Going home: It’s what’s hot in the NBA streets right now.
LeBron James made it cool by deciding to return to Ohio after four years of playing in Miami. There’s been talk of Kevin Durant going back to Washington, D.C. to play with the Wizards once his current contract expires (it helps that the Wizards are young and good, which is a relatively new thing for that franchise), spurning his adopted team and city for the opportunity to bring glory to the place where he grew up.
Now, add Stephen Curry to the list of potential NBA stars who might play for their hometown team at the expense of their adopted one. In three years.
Curry was asked about LeBron’s homecoming on “The Dan Patrick Show” yesterday:
“I’ve always had thoughts about playing at home, what it would be like,” said Curry, who is in the middle of a four-year, $44 million contract extension with the Warriors. “My dad played there for 10 years, and people around the Greater Charlotte area in North Carolina have done a lot for my family growing up, so you always think about it.
“Right now I feel like I’ve got three years left on my deal, so this isn’t going to be an issue for me for a while. I love the Bay Area and where we are as a team trying to win a championship, and that’s what it’s all about. Of course everybody dreams about or thinks about what it’s going to be like to play at home. Obviously if that opportunity comes along it’s a different discussion.”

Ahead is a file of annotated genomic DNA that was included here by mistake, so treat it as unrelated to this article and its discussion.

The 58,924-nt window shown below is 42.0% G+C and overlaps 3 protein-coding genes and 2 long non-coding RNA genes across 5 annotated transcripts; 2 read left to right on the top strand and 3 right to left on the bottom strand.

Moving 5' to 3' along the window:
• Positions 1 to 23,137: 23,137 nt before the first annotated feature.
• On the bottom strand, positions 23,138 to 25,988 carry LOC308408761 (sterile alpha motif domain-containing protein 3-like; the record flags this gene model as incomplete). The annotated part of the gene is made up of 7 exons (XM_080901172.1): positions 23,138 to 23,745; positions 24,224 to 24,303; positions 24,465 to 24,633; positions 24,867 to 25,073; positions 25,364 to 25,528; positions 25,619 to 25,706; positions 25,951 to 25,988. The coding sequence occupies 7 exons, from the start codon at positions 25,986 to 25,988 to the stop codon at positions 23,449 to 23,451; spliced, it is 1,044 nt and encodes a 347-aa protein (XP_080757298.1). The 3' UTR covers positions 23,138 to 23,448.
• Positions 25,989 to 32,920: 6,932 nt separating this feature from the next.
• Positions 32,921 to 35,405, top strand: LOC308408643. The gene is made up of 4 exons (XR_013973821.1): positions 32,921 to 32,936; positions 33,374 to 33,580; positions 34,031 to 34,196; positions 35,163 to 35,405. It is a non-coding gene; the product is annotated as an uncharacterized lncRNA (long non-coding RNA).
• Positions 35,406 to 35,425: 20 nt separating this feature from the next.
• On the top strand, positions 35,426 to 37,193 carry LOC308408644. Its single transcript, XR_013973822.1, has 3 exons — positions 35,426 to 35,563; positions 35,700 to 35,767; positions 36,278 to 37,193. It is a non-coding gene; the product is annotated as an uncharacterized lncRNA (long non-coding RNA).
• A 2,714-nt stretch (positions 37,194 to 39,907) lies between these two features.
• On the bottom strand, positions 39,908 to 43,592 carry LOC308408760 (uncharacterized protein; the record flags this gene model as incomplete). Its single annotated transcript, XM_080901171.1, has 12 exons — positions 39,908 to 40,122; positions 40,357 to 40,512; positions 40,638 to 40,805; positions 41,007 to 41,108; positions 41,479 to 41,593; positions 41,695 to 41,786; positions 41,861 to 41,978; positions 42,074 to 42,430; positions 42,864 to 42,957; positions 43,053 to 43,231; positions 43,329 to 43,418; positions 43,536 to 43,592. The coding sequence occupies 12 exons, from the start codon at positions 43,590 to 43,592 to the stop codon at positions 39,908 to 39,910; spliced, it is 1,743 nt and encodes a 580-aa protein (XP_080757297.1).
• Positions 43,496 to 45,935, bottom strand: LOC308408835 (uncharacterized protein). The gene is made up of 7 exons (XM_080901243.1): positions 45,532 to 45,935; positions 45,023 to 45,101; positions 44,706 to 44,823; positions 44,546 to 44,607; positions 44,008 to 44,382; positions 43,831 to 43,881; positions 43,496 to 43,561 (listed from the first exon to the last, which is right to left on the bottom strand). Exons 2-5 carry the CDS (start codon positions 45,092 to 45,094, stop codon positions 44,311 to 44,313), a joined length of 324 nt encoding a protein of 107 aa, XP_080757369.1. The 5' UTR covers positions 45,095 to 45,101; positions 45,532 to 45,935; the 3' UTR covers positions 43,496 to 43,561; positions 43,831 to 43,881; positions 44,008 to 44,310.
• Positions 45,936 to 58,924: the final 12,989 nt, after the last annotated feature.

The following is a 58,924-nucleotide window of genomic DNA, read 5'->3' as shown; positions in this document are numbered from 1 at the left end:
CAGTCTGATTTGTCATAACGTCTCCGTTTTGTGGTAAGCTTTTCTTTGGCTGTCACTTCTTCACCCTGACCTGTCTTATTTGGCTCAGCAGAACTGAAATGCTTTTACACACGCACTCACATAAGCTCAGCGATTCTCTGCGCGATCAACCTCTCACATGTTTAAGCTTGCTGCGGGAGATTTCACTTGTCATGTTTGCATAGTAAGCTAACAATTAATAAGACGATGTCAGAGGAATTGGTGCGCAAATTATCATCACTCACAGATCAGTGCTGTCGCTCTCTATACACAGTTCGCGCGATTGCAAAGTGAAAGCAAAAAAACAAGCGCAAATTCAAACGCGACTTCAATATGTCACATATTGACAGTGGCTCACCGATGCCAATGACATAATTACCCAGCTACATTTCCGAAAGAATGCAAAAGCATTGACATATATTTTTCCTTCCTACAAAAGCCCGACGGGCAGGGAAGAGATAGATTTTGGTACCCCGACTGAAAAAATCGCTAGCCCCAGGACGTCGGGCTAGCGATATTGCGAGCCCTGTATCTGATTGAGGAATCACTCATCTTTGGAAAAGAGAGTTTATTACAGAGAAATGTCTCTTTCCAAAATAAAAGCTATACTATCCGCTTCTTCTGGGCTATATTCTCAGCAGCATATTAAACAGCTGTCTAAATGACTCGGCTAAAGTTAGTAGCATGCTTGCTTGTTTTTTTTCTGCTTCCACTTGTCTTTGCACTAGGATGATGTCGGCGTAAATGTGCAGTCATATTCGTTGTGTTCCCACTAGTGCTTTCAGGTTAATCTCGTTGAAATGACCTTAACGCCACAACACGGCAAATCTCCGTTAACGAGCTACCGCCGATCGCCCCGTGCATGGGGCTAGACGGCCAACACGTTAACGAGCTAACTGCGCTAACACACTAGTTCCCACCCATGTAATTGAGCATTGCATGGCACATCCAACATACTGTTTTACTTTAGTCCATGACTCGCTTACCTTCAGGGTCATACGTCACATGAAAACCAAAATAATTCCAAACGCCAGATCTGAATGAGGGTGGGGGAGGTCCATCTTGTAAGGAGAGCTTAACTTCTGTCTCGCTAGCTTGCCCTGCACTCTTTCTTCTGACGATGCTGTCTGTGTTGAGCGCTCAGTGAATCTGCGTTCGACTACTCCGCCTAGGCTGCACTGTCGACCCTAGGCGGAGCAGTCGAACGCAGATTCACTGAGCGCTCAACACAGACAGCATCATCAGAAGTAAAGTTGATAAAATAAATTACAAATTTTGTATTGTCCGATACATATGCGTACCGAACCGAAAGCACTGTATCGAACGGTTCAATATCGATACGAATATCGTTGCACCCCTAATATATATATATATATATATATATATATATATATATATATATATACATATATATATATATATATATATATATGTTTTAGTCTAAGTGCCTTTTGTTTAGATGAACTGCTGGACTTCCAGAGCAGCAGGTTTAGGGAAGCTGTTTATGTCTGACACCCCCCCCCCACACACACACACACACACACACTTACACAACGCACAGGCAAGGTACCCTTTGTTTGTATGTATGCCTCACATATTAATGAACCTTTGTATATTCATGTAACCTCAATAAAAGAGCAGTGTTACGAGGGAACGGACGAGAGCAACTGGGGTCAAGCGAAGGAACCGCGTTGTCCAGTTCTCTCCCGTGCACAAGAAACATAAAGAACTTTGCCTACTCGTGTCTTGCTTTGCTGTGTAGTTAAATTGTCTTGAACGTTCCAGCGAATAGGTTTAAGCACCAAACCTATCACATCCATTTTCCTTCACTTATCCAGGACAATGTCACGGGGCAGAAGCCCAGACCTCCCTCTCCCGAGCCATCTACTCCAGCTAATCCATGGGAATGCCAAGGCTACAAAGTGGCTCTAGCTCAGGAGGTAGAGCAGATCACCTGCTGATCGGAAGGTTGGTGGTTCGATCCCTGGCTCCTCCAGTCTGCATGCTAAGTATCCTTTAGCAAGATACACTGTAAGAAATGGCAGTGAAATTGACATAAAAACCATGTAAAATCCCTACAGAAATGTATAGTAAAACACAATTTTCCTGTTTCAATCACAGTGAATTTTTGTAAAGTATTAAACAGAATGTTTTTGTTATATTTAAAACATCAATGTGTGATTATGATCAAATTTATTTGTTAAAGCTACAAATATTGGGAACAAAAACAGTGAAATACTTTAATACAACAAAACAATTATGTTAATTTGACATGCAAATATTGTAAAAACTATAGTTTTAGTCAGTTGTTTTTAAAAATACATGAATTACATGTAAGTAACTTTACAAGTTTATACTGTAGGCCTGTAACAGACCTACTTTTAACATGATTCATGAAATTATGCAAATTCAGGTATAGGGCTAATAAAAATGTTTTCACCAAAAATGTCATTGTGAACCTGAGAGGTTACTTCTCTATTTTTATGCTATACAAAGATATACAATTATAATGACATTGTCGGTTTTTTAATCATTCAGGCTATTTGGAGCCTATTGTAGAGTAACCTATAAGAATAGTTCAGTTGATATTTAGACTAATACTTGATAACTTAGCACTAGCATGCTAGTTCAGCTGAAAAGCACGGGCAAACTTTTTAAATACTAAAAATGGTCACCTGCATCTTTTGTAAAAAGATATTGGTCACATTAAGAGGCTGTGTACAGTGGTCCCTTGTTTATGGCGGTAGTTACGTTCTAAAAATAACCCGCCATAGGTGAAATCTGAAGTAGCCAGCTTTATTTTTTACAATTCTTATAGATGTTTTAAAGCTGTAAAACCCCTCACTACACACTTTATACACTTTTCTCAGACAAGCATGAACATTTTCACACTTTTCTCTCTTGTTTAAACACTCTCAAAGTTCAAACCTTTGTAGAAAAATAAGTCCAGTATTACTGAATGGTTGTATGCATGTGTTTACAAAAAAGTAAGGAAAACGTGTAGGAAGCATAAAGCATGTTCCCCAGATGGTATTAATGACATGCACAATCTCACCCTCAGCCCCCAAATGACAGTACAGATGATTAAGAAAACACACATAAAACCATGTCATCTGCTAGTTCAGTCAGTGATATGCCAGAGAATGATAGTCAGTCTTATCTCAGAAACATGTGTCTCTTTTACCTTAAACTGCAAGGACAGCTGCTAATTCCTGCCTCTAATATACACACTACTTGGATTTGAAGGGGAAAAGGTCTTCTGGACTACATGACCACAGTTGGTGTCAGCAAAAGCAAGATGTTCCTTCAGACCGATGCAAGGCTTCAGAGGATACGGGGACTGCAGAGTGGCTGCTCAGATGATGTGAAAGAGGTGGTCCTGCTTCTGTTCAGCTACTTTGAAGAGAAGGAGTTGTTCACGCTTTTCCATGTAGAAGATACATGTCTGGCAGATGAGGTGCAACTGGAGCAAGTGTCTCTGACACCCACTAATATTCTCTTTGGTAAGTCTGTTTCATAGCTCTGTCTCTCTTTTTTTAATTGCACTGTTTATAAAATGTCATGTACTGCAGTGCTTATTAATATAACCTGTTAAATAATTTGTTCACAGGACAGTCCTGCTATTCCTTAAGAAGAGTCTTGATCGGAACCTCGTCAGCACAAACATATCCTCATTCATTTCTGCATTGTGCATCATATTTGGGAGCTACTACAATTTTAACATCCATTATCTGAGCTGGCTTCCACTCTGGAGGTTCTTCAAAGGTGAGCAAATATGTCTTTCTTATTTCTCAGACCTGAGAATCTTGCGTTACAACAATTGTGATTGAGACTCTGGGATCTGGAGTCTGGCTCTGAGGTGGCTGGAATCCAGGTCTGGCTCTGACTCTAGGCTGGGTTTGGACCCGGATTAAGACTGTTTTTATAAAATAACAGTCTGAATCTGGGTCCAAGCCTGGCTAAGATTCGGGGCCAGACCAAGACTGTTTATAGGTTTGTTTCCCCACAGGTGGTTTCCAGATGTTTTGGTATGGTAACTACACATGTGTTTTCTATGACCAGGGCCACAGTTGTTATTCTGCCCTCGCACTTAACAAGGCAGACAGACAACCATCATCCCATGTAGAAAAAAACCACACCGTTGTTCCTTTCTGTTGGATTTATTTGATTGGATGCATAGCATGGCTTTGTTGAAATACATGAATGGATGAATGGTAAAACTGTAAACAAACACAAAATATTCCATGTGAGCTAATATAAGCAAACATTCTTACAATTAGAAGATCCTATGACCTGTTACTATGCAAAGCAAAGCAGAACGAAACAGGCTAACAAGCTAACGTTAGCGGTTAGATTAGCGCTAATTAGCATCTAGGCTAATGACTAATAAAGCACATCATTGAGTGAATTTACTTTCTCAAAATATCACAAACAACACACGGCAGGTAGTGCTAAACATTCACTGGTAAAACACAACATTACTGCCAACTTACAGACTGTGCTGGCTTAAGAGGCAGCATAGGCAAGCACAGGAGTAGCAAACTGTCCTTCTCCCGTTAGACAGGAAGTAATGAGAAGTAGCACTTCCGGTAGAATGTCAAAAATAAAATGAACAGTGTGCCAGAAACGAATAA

This is, at the earliest, two years away from being anything but a pipe dream for Hornets fans. It’s not even worth getting into, since two years (probably three) is a long time, and an untold number of things could keep Curry in California — like money, or the opportunity to win a title (as easy as the East is, the Hornets still aren’t contenders quite yet).
But: How stupid would the Warriors feel if they held on to Klay Thompson instead of flipping him for Kevin Love in order to keep the “Splash Brothers” together, only to see Curry bolt a few years later? The answer: Very.
Good on Curry for being honest, but sometimes the right answer to a question like that is no answer at all.
Photo via Getty